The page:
But I can’t do these things on my own. Changes in our political process — in not just who gets elected but how they get elected — that will only happen when the American people demand it. It will depend on you. That’s what’s meant by a government of, by, and for the people.

What I’m asking for is hard. It’s easier to be cynical; to accept that change isn’t possible, and politics is hopeless, and to believe that our voices and actions don’t matter. But if we give up now, then we forsake a better future. Those with money and power will gain greater control over the decisions that could send a young soldier to war, or allow another economic disaster, or roll back the equal rights and voting rights that generations of Americans have fought, even died, to secure. As frustration grows, there will be voices urging us to fall back into tribes, to scapegoat fellow citizens who don’t look like us, or pray like us, or vote like we do, or share the same background.

We can’t afford to go down that path. It won’t deliver the economy we want, or the security we want, but most of all, it contradicts everything that makes us the envy of the world.

So, my fellow Americans, whatever you may believe, whether you prefer one party or no party, our collective future depends on your willingness to uphold your obligations as a citizen. To vote. To speak out. To stand up for others, especially the weak, especially the vulnerable, knowing that each of us is only here because somebody, somewhere, stood up for us. To stay active in our public life so it reflects the goodness and decency and optimism that I see in the American people every single day.

It won’t be easy. Our brand of democracy is hard. But I can promise that a year from now, when I no longer hold this office, I’ll be right there with you as a citizen — inspired by those voices of fairness and vision, of grit and good humor and kindness that have helped America travel so far. Voices that help us see ourselves not first and foremost as black or white or Asian or Latino, not as gay or straight, immigrant or native born; not as Democrats or Republicans, but as Americans first, bound by a common creed. Voices Dr. King believed would have the final word — voices of unarmed truth and unconditional love.

They’re out there, those voices. They don’t get a lot of attention, nor do they seek it, but they are busy doing the work this country needs doing.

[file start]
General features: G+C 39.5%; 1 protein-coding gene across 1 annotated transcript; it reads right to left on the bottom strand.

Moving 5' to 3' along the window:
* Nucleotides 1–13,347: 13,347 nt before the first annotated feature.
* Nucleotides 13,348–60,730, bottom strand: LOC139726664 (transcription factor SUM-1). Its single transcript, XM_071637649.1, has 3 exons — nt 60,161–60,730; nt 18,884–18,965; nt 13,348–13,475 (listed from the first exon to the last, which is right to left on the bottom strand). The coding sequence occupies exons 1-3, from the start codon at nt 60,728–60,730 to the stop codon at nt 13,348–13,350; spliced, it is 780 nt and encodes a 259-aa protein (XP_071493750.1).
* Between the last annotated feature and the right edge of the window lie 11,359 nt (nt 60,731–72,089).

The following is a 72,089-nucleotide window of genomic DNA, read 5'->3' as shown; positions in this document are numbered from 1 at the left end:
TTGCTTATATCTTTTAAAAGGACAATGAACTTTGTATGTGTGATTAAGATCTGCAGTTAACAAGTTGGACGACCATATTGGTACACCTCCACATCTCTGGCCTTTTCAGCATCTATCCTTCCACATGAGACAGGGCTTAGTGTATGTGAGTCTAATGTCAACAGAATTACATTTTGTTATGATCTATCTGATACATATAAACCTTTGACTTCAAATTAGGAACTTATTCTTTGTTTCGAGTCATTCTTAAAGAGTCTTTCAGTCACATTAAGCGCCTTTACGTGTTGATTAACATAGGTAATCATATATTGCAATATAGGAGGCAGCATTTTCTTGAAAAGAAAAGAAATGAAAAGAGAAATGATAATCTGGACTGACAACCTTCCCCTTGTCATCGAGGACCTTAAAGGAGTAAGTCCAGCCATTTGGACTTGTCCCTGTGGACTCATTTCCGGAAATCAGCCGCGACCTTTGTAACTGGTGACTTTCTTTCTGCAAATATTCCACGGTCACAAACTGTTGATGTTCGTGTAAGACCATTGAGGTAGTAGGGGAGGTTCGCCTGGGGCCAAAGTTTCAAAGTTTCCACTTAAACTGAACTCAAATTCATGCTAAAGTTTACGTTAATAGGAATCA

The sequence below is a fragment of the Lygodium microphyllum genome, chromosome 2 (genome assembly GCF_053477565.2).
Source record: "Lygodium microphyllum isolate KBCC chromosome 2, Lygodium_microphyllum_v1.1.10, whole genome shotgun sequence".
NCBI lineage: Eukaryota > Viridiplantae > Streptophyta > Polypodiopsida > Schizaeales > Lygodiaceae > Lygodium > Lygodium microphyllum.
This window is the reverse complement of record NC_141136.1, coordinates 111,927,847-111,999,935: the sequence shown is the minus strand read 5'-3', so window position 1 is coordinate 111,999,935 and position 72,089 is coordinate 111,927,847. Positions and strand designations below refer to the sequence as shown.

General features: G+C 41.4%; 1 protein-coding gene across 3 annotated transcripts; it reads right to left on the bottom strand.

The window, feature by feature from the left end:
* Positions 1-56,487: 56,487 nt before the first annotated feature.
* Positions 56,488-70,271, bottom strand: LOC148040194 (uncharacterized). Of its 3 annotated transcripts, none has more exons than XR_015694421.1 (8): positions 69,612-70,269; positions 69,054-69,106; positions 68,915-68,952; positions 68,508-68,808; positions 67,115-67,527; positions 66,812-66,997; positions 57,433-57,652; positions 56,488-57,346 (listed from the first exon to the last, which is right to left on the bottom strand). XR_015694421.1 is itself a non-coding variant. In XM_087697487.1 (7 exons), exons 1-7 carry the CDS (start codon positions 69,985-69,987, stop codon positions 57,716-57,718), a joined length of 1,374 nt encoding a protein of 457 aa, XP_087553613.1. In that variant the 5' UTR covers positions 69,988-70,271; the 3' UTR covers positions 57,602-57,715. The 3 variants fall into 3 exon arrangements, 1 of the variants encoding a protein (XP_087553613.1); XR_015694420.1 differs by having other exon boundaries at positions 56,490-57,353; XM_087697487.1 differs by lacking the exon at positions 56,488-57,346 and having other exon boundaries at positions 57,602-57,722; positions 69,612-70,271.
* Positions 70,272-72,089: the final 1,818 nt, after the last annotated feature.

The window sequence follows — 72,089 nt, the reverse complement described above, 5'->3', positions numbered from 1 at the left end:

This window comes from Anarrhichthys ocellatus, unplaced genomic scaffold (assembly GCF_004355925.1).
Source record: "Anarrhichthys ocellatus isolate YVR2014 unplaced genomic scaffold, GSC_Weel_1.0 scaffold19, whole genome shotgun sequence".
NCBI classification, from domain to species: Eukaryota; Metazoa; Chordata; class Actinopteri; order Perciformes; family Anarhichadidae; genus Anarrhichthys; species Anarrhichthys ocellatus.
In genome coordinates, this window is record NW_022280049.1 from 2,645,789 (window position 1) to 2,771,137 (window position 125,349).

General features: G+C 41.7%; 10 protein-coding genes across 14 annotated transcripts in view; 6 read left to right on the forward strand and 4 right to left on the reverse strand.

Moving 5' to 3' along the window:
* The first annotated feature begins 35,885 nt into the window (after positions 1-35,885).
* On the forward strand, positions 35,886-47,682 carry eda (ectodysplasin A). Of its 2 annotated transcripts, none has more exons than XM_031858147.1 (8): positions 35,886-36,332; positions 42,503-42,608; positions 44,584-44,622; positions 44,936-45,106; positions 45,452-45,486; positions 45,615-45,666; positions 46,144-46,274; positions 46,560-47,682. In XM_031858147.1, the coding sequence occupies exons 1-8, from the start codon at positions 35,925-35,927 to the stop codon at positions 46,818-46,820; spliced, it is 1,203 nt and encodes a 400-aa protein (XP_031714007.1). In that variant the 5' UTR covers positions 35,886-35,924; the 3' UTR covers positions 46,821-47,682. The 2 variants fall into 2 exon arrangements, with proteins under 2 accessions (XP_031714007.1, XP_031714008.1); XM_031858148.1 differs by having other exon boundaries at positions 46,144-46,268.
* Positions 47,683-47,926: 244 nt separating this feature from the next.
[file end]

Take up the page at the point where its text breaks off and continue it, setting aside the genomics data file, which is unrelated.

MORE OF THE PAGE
I see them everywhere I travel in this incredible country of ours. I see you. I know you’re there. You’re the reason why I have such incredible confidence in our future. Because I see your quiet, sturdy citizenship all the time.

I see it in the worker on the assembly line who clocked extra shifts to keep his company open, and the boss who pays him higher wages to keep him on board.

I see it in the Dreamer who stays up late to finish her science project, and the teacher who comes in early because he knows she might someday cure a disease.

I see it in the American who served his time, and dreams of starting over — and the business owner who gives him that second chance. The protester determined to prove that justice matters, and the young cop walking the beat, treating everybody with respect, doing the brave, quiet work of keeping us safe.

I see it in the soldier who gives almost everything to save his brothers, the nurse who tends to him ’til he can run a marathon, and the community that lines up to cheer him on.

It’s the son who finds the courage to come out as who he is, and the father whose love for that son overrides everything he’s been taught.

I see it in the elderly woman who will wait in line to cast her vote as long as she has to; the new citizen who casts his for the first time; the volunteers at the polls who believe every vote should count, because each of them in different ways know how much that precious right is worth.

That’s the America I know. That’s the country we love. Clear-eyed. Big-hearted. Optimistic that unarmed truth and unconditional love will have the final word. That’s what makes me so hopeful about our future. Because of you. I believe in you. That’s why I stand here confident that the State of our Union is strong.